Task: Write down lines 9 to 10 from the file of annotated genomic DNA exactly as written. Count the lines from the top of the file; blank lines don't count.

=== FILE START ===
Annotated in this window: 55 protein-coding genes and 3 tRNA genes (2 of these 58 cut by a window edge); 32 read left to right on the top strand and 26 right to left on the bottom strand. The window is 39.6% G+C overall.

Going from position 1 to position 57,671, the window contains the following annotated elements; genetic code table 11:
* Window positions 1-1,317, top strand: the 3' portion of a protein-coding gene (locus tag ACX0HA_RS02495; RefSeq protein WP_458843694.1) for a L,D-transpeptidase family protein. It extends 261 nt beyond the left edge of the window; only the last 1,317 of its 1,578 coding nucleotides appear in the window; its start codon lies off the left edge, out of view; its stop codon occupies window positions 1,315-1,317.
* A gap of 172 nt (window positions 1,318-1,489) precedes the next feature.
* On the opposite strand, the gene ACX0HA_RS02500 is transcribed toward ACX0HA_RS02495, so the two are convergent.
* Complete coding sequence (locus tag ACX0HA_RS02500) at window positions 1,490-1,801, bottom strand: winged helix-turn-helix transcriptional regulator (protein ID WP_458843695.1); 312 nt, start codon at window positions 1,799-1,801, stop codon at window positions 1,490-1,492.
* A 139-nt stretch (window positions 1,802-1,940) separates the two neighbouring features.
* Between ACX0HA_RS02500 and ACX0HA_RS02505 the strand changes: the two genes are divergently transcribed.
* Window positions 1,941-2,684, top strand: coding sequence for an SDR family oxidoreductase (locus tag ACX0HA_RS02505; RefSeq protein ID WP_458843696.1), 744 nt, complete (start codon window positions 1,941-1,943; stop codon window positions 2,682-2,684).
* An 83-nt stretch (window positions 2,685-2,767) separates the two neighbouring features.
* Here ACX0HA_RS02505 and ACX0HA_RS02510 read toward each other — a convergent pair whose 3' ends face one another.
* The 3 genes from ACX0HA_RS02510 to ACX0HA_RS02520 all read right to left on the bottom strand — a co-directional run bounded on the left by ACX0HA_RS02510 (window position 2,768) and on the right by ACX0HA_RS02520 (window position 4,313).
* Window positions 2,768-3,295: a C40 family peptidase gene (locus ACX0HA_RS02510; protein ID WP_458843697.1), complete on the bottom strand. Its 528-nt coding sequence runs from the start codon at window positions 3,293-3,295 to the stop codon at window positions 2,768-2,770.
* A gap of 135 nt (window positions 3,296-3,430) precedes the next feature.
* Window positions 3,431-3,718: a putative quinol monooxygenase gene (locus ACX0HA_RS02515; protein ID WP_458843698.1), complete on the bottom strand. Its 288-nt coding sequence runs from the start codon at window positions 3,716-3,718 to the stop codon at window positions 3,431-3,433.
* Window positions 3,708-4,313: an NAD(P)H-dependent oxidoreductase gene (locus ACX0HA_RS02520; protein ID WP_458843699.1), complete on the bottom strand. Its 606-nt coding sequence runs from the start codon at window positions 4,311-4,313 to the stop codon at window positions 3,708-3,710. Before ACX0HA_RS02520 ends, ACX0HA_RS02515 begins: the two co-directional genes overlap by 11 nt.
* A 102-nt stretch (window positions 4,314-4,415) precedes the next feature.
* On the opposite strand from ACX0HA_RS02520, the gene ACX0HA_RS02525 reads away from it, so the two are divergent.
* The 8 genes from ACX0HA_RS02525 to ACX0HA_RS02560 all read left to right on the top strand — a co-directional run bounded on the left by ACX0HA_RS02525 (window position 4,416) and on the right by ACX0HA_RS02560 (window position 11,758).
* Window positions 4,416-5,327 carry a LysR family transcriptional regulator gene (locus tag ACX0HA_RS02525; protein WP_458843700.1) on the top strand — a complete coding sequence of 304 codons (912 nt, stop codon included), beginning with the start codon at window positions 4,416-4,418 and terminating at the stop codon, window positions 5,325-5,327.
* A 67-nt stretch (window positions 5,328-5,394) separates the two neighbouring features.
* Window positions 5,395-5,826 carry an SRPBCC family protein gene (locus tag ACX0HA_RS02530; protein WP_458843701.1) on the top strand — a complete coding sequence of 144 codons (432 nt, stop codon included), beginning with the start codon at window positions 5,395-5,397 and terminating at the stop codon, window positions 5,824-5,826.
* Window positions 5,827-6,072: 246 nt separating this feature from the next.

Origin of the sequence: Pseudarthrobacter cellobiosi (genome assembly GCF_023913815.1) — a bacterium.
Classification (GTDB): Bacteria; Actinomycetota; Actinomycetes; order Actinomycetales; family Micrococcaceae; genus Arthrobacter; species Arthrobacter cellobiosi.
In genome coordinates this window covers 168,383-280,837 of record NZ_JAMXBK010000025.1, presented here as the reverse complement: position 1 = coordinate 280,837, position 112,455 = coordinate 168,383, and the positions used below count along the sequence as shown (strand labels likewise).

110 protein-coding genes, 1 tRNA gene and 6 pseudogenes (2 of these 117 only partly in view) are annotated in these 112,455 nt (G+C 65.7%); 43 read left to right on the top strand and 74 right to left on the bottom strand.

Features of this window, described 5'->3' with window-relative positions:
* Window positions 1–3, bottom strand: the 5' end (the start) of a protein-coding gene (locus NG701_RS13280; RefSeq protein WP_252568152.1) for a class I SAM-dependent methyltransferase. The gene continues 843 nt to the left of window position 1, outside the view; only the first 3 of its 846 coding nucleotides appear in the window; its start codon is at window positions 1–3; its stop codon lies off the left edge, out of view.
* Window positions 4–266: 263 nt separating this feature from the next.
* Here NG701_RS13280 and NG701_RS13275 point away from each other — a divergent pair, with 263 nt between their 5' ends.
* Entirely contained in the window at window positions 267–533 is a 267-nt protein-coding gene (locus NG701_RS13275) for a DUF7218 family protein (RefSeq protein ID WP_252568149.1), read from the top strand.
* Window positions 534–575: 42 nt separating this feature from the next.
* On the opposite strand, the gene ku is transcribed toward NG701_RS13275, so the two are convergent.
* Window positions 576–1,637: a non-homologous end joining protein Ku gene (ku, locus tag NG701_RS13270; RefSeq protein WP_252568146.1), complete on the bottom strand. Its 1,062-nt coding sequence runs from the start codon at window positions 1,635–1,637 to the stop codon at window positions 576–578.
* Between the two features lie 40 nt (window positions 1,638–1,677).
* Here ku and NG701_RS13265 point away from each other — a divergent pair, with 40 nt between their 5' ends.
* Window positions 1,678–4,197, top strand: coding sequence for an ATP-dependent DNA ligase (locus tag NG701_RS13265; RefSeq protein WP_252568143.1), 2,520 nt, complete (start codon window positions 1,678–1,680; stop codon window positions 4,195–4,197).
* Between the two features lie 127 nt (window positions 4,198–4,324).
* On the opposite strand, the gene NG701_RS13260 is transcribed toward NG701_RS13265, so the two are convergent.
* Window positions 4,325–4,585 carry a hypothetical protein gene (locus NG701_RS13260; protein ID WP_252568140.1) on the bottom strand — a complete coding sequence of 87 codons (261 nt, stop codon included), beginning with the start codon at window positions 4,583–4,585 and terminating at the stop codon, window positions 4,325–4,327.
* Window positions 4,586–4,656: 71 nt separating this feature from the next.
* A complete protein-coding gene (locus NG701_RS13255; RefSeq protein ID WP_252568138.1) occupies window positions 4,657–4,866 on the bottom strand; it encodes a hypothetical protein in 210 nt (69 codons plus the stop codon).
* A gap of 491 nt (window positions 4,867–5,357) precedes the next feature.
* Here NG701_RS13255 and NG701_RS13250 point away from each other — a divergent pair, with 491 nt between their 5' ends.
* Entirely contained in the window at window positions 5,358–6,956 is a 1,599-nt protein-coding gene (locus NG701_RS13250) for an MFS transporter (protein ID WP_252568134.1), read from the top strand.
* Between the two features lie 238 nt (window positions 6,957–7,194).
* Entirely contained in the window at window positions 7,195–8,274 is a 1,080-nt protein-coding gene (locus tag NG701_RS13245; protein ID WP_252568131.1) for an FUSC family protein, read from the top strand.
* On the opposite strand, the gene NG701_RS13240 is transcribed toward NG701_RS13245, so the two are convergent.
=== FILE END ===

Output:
* Window positions 1,941-2,684, top strand: coding sequence for an SDR family oxidoreductase (locus tag ACX0HA_RS02505; RefSeq protein ID WP_458843696.1), 744 nt, complete (start codon window positions 1,941-1,943; stop codon window positions 2,682-2,684).
* An 83-nt stretch (window positions 2,685-2,767) separates the two neighbouring features.